Colorado artist to document climate change through traveling art exhibit
May 3, 2012
Former Breckenridge Tin Shop guest artist Rebecca Barfoot is heading to Greenland in July to complete an artist’s residency in the Arctic Circle.
The Tin Shop is part of Breck’s growing arts district and provides studio space and scholarships for artists to create their work and provide workshops to the public.
Barfoot is a full time resident of Durango and a nationally renowned ceramics artist and instructor. Her month-long residency at the Upernavik Museum in Northwest Greenland will take up the month of July, with several weeks for travel and additional research on either side of that.
“I just found it online and sent in an application for it and was accepted,” she said. “I’m wanting my work to move in a direction that’s embracing more global concerns. So I’ll be doing preliminary work in Greenland for a final body of work that I’ll complete in my studio in Durango, and that will be a traveling exhibit.”
During her time at the Upernavik Museum residency, Barfoot will study the natural environment, examine museum collections and speak with local people about their experience living in a changing landscape. Her time at the residency will be spent conducting research and creating preliminary works for a planned her traveling art exhibit tentatively entitled Last Places.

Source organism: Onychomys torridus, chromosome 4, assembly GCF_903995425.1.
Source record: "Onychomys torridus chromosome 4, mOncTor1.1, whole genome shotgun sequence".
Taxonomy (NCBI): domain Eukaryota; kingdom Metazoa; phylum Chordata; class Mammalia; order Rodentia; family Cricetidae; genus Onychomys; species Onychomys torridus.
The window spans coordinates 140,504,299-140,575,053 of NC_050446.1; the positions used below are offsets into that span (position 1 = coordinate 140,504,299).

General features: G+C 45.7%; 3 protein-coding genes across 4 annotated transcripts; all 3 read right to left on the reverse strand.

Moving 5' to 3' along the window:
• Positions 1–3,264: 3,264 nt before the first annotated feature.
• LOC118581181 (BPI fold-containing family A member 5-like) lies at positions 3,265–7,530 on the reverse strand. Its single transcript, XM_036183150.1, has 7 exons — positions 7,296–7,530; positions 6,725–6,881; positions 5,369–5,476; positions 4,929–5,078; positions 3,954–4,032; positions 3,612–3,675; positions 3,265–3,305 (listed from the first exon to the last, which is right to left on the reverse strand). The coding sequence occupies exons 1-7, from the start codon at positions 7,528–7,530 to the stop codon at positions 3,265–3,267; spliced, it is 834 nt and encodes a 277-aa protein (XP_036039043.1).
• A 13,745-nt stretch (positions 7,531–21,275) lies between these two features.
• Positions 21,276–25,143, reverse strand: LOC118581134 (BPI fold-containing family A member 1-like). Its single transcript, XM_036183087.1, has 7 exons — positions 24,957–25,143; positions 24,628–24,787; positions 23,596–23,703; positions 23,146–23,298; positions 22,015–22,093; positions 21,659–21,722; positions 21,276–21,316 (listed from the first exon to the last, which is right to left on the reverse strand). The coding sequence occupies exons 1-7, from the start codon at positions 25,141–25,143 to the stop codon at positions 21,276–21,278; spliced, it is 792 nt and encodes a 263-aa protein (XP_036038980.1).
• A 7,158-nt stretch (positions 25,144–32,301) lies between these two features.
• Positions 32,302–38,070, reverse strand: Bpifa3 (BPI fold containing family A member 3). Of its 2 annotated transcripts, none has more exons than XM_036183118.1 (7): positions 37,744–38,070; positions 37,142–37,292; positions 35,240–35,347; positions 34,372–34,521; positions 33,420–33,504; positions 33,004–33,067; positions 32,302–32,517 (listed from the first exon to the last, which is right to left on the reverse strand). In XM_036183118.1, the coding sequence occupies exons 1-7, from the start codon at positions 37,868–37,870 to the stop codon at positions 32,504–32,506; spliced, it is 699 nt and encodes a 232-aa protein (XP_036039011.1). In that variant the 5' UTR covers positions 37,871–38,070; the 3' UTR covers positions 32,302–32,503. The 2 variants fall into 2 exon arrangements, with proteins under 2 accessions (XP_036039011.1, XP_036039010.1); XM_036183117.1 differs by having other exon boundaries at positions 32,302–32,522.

The body of work will document the effects of climate change on the land, people, and culture of Greenland, according to Barfoot. Her documentation will include ceramics work, sketches, photo and video journals and interviews, and will become the primary resources for her traveling exhibit.
“I believe that what is happening in the Arctic affects us all,” Barfoot said. Her concern about the urgency of global warming will be the primary inspiration for the construction of the Last Places exhibit, which will open in late Fall 2012 and will continue into 2013.
“Greenland has been home to humans for 10,000 years, but as glaciers melt and sea levels rise, indigenous Arctic Inuit communities, their land, and native species are poised at the brink of an uncertain future,” she said. Last Places will be created to raise awareness about humanitarian and ecological concerns through the medium of art. She is particularly interested in the interaction of art, science and education.
Barfoot teaches workshops nationwide and is currently developing techniques with alternative photographic processes, image transfer and ceramics. This arctic art expedition is her most unique opportunity to date, with plans to continue her Last Places work in the Yukon and Arctic Finland.
She is a full-time studio artist whose work combines ceramics, printmaking and painting in a fusion of modern and vintage aesthetics. She has received awards for her innovative works in multiple media. She is a fellow of Guldagergaard International Ceramic Research Center in Denmark, has been a ceramics resident at the Women’s Studio Workshop in New York and received painting fellowships at Anderson Ranch Art Center in Snowmass, Colo, in addition to her residency in Breckenridge in 2009.
Her work has been featured at the Houston Center for Contemporary Craft, Woman Made Gallery in Chicago, BoxHeart Gallery in Pittsburgh, and internationally in Denmark and Norway. She is currently schedule to teach and show work at the Plinth Gallery in Denver.
“Art is my passion, so it’s not hard to stay motivated,” she said. To support her project, visit her campaign at Kickstarter before May 12 at http://kck.st/IDEo3G. To view more of Barfoot’s work, visit her online gallery at http://www.rebeccabarfoot.com.